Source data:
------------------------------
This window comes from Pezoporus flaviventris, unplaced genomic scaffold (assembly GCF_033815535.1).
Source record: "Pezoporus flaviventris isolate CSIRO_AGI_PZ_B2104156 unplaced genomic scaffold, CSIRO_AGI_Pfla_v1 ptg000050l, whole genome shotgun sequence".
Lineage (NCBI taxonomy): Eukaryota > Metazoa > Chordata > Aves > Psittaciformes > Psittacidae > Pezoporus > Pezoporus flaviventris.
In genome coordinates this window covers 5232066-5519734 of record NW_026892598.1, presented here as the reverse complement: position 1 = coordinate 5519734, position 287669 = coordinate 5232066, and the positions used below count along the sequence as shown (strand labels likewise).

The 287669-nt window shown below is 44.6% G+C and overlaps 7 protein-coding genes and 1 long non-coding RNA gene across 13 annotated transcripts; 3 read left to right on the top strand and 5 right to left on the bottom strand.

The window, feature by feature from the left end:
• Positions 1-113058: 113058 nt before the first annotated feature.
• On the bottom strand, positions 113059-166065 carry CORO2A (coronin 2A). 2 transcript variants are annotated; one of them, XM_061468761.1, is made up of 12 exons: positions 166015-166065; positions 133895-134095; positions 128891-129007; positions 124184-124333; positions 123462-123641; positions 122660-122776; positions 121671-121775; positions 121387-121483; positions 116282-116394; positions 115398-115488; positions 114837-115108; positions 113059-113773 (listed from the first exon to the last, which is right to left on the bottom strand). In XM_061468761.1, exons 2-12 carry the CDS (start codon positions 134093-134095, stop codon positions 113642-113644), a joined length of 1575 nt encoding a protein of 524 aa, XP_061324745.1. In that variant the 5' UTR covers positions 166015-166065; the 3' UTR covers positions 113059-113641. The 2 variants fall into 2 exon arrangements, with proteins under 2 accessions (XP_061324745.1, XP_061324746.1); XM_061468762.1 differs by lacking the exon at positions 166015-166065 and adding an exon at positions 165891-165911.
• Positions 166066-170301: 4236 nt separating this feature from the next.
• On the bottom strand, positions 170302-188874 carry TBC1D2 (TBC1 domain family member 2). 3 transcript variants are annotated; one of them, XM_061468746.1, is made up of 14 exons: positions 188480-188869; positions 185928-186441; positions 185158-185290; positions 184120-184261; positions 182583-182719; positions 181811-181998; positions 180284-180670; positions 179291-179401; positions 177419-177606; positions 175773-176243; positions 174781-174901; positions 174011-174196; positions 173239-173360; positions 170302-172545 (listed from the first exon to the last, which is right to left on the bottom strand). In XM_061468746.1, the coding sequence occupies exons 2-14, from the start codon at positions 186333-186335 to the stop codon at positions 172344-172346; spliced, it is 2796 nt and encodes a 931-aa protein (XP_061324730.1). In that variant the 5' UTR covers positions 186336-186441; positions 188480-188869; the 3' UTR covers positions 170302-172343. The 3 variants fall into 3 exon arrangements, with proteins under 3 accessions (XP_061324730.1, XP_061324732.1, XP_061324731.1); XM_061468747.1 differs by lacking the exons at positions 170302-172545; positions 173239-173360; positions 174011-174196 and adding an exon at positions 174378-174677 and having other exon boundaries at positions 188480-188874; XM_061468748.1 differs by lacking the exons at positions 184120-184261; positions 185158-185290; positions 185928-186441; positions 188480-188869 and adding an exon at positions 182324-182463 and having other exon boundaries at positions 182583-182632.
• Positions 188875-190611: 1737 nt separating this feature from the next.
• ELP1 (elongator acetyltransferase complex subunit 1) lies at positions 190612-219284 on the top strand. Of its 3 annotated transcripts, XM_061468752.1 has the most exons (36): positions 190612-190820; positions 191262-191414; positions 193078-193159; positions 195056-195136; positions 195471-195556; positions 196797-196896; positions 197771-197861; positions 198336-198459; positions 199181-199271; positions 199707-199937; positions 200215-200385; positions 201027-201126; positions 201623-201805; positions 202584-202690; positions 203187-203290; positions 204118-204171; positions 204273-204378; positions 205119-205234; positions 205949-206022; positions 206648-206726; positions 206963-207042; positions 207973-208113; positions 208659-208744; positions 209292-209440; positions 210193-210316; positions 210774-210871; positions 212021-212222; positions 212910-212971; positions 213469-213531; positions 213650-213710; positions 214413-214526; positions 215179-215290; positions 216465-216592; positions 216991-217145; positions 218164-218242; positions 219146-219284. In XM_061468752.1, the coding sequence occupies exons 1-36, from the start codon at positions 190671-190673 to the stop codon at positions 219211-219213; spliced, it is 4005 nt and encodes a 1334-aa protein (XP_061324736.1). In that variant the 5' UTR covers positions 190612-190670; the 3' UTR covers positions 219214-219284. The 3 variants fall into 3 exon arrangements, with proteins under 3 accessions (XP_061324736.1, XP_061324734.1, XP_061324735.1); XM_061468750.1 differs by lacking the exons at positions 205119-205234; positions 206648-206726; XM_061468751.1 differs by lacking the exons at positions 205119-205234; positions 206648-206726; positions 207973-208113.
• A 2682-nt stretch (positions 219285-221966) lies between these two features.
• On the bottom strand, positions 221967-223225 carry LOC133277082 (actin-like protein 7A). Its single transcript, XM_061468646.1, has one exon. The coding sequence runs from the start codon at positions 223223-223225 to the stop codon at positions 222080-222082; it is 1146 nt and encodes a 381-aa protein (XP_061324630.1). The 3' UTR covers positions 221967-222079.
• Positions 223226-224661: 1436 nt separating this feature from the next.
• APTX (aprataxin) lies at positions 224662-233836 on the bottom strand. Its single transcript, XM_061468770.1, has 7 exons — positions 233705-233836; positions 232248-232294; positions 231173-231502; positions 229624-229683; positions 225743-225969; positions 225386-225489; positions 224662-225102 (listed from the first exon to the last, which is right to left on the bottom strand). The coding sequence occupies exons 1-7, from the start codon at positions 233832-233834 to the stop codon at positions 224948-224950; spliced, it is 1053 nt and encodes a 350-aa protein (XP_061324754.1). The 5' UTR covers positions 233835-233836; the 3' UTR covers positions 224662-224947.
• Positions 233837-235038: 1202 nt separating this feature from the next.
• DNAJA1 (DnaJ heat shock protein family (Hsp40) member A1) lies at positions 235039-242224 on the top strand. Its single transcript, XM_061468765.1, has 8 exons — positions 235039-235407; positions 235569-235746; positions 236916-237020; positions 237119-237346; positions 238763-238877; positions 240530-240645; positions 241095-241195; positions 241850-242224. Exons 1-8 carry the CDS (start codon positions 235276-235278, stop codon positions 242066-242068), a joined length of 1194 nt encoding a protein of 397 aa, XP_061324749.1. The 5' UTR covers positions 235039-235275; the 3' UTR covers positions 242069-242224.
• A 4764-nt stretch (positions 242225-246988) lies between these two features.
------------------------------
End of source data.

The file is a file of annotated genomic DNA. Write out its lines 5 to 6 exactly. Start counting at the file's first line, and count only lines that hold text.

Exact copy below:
The 287669-nt window shown below is 44.6% G+C and overlaps 7 protein-coding genes and 1 long non-coding RNA gene across 13 annotated transcripts; 3 read left to right on the top strand and 5 right to left on the bottom strand.

The window, feature by feature from the left end: